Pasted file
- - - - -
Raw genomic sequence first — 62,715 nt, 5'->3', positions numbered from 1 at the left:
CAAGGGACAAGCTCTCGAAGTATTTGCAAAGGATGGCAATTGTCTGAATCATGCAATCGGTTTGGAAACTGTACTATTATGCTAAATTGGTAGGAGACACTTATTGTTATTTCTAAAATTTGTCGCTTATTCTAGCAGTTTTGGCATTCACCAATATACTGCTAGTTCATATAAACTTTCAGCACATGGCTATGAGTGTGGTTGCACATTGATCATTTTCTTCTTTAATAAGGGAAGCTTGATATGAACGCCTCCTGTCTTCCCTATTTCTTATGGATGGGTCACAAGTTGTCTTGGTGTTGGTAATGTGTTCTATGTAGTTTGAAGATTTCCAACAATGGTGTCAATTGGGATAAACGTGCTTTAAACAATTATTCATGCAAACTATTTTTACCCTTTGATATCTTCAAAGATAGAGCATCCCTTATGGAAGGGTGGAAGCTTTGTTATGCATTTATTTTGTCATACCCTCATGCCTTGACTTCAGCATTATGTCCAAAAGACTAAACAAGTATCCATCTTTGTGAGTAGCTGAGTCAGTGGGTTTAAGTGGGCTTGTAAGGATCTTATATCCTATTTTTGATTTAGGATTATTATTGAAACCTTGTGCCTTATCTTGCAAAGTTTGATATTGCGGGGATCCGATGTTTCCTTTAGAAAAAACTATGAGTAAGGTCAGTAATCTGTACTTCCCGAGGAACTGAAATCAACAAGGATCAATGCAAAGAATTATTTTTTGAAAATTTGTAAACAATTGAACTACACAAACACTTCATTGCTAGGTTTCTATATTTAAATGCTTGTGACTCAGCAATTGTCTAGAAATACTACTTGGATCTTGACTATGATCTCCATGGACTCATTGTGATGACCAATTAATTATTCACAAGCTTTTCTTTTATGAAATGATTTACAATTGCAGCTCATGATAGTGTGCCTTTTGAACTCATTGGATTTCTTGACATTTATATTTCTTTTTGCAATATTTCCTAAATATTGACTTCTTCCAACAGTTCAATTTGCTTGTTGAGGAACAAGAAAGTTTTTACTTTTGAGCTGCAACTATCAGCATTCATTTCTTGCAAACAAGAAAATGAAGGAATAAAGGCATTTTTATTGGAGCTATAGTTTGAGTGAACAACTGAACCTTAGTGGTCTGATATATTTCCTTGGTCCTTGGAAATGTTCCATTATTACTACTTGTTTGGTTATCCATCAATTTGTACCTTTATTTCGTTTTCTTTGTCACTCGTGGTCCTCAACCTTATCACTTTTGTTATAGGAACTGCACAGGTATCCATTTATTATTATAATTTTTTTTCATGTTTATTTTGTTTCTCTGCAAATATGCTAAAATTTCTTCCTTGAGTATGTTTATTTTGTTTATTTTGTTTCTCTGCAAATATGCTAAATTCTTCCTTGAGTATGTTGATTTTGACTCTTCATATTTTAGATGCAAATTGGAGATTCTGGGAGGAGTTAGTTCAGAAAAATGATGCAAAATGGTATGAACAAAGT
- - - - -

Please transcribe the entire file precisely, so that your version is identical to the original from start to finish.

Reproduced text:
Raw genomic sequence first — 62,715 nt, 5'->3', positions numbered from 1 at the left:
CAAGGGACAAGCTCTCGAAGTATTTGCAAAGGATGGCAATTGTCTGAATCATGCAATCGGTTTGGAAACTGTACTATTATGCTAAATTGGTAGGAGACACTTATTGTTATTTCTAAAATTTGTCGCTTATTCTAGCAGTTTTGGCATTCACCAATATACTGCTAGTTCATATAAACTTTCAGCACATGGCTATGAGTGTGGTTGCACATTGATCATTTTCTTCTTTAATAAGGGAAGCTTGATATGAACGCCTCCTGTCTTCCCTATTTCTTATGGATGGGTCACAAGTTGTCTTGGTGTTGGTAATGTGTTCTATGTAGTTTGAAGATTTCCAACAATGGTGTCAATTGGGATAAACGTGCTTTAAACAATTATTCATGCAAACTATTTTTACCCTTTGATATCTTCAAAGATAGAGCATCCCTTATGGAAGGGTGGAAGCTTTGTTATGCATTTATTTTGTCATACCCTCATGCCTTGACTTCAGCATTATGTCCAAAAGACTAAACAAGTATCCATCTTTGTGAGTAGCTGAGTCAGTGGGTTTAAGTGGGCTTGTAAGGATCTTATATCCTATTTTTGATTTAGGATTATTATTGAAACCTTGTGCCTTATCTTGCAAAGTTTGATATTGCGGGGATCCGATGTTTCCTTTAGAAAAAACTATGAGTAAGGTCAGTAATCTGTACTTCCCGAGGAACTGAAATCAACAAGGATCAATGCAAAGAATTATTTTTTGAAAATTTGTAAACAATTGAACTACACAAACACTTCATTGCTAGGTTTCTATATTTAAATGCTTGTGACTCAGCAATTGTCTAGAAATACTACTTGGATCTTGACTATGATCTCCATGGACTCATTGTGATGACCAATTAATTATTCACAAGCTTTTCTTTTATGAAATGATTTACAATTGCAGCTCATGATAGTGTGCCTTTTGAACTCATTGGATTTCTTGACATTTATATTTCTTTTTGCAATATTTCCTAAATATTGACTTCTTCCAACAGTTCAATTTGCTTGTTGAGGAACAAGAAAGTTTTTACTTTTGAGCTGCAACTATCAGCATTCATTTCTTGCAAACAAGAAAATGAAGGAATAAAGGCATTTTTATTGGAGCTATAGTTTGAGTGAACAACTGAACCTTAGTGGTCTGATATATTTCCTTGGTCCTTGGAAATGTTCCATTATTACTACTTGTTTGGTTATCCATCAATTTGTACCTTTATTTCGTTTTCTTTGTCACTCGTGGTCCTCAACCTTATCACTTTTGTTATAGGAACTGCACAGGTATCCATTTATTATTATAATTTTTTTTCATGTTTATTTTGTTTCTCTGCAAATATGCTAAAATTTCTTCCTTGAGTATGTTTATTTTGTTTATTTTGTTTCTCTGCAAATATGCTAAATTCTTCCTTGAGTATGTTGATTTTGACTCTTCATATTTTAGATGCAAATTGGAGATTCTGGGAGGAGTTAGTTCAGAAAAATGATGCAAAATGGTATGAACAAAGT